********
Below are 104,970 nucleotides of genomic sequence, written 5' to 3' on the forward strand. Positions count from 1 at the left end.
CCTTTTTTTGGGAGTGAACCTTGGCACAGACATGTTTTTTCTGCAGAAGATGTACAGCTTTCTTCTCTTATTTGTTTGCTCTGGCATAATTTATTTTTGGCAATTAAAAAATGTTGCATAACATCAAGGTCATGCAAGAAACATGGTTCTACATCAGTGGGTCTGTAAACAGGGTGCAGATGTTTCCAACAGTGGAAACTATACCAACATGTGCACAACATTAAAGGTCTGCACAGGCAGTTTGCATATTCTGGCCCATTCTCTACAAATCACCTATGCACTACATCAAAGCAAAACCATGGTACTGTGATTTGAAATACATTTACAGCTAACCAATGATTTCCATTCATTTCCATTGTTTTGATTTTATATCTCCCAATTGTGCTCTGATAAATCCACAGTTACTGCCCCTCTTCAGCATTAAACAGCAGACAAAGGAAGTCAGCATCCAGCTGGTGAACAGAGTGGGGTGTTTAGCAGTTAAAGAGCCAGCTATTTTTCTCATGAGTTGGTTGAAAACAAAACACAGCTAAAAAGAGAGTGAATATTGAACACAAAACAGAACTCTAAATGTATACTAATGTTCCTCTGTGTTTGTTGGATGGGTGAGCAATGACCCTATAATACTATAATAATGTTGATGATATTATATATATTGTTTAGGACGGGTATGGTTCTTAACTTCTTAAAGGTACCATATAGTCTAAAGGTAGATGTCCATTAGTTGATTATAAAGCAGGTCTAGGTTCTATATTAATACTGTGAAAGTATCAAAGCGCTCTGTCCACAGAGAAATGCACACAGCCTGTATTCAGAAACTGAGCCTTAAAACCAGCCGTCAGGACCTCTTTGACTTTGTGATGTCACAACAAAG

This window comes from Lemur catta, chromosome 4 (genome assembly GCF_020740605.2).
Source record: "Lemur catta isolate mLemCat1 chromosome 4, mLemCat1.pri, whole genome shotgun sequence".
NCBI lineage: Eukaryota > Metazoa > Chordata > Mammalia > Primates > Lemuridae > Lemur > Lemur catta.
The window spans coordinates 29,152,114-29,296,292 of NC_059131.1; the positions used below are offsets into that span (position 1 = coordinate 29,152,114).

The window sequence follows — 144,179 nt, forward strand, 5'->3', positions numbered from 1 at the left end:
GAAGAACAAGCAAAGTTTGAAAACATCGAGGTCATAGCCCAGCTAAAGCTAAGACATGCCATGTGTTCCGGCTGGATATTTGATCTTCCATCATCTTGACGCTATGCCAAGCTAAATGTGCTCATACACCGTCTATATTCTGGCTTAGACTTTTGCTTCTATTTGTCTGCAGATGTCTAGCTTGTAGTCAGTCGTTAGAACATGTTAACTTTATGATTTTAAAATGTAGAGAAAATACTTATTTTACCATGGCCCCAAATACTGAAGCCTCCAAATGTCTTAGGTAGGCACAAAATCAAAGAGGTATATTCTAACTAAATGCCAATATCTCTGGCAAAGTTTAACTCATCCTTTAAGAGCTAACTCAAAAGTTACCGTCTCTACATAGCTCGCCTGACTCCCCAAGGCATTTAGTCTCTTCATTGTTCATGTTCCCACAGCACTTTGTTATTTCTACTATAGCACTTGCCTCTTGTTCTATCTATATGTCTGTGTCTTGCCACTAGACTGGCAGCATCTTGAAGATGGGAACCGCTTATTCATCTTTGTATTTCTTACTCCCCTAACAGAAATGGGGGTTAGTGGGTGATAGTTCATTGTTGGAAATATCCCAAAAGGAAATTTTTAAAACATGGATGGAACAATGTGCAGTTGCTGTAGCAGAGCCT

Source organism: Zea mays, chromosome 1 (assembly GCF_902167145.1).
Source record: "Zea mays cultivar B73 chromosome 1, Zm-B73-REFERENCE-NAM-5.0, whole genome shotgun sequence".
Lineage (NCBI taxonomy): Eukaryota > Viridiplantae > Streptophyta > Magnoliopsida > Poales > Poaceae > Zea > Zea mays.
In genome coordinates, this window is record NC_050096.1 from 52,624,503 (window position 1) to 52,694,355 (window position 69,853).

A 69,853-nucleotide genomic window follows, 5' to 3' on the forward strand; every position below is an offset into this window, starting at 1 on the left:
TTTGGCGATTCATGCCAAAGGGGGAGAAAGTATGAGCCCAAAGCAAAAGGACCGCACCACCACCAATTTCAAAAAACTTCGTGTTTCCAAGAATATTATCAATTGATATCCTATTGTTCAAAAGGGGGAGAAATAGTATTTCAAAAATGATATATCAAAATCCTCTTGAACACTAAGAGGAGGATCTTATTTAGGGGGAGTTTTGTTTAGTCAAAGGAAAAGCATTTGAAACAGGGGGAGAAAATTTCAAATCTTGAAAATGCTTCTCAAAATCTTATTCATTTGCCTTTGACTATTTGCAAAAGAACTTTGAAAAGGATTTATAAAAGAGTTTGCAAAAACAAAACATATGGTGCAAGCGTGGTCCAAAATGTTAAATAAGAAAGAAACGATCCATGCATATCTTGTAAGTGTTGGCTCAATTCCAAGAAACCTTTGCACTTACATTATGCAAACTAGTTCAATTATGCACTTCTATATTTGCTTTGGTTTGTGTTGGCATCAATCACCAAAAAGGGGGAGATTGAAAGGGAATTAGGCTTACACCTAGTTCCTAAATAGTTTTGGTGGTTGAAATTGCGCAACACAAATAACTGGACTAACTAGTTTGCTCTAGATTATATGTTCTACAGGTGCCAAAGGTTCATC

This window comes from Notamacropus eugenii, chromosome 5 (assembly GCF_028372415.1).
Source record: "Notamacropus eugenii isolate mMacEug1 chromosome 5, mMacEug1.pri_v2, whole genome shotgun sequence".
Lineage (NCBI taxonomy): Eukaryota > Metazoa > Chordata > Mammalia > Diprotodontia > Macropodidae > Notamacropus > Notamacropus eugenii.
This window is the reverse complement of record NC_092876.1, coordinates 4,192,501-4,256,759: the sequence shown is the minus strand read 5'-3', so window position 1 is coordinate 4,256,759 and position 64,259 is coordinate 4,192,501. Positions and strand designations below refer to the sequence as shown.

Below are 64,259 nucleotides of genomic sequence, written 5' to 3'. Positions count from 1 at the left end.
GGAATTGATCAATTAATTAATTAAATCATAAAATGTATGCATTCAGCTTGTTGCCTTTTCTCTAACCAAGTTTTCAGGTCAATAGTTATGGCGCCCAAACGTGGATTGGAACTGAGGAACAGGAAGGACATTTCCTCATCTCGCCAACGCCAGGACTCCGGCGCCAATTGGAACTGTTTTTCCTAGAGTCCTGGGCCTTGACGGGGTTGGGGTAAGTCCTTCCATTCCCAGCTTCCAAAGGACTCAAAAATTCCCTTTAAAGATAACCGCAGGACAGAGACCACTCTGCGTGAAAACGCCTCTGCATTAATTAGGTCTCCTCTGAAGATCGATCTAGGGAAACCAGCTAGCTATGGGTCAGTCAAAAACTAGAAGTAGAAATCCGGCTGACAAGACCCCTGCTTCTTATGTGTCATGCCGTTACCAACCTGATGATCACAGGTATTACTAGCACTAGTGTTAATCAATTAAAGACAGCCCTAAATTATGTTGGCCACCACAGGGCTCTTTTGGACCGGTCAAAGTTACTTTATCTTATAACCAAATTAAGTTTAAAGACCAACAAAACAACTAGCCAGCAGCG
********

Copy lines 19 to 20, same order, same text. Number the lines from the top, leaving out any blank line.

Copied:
Below are 64,259 nucleotides of genomic sequence, written 5' to 3'. Positions count from 1 at the left end.
GGAATTGATCAATTAATTAATTAAATCATAAAATGTATGCATTCAGCTTGTTGCCTTTTCTCTAACCAAGTTTTCAGGTCAATAGTTATGGCGCCCAAACGTGGATTGGAACTGAGGAACAGGAAGGACATTTCCTCATCTCGCCAACGCCAGGACTCCGGCGCCAATTGGAACTGTTTTTCCTAGAGTCCTGGGCCTTGACGGGGTTGGGGTAAGTCCTTCCATTCCCAGCTTCCAAAGGACTCAAAAATTCCCTTTAAAGATAACCGCAGGACAGAGACCACTCTGCGTGAAAACGCCTCTGCATTAATTAGGTCTCCTCTGAAGATCGATCTAGGGAAACCAGCTAGCTATGGGTCAGTCAAAAACTAGAAGTAGAAATCCGGCTGACAAGACCCCTGCTTCTTATGTGTCATGCCGTTACCAACCTGATGATCACAGGTATTACTAGCACTAGTGTTAATCAATTAAAGACAGCCCTAAATTATGTTGGCCACCACAGGGCTCTTTTGGACCGGTCAAAGTTACTTTATCTTATAACCAAATTAAGTTTAAAGACCAACAAAACAACTAGCCAGCAGCG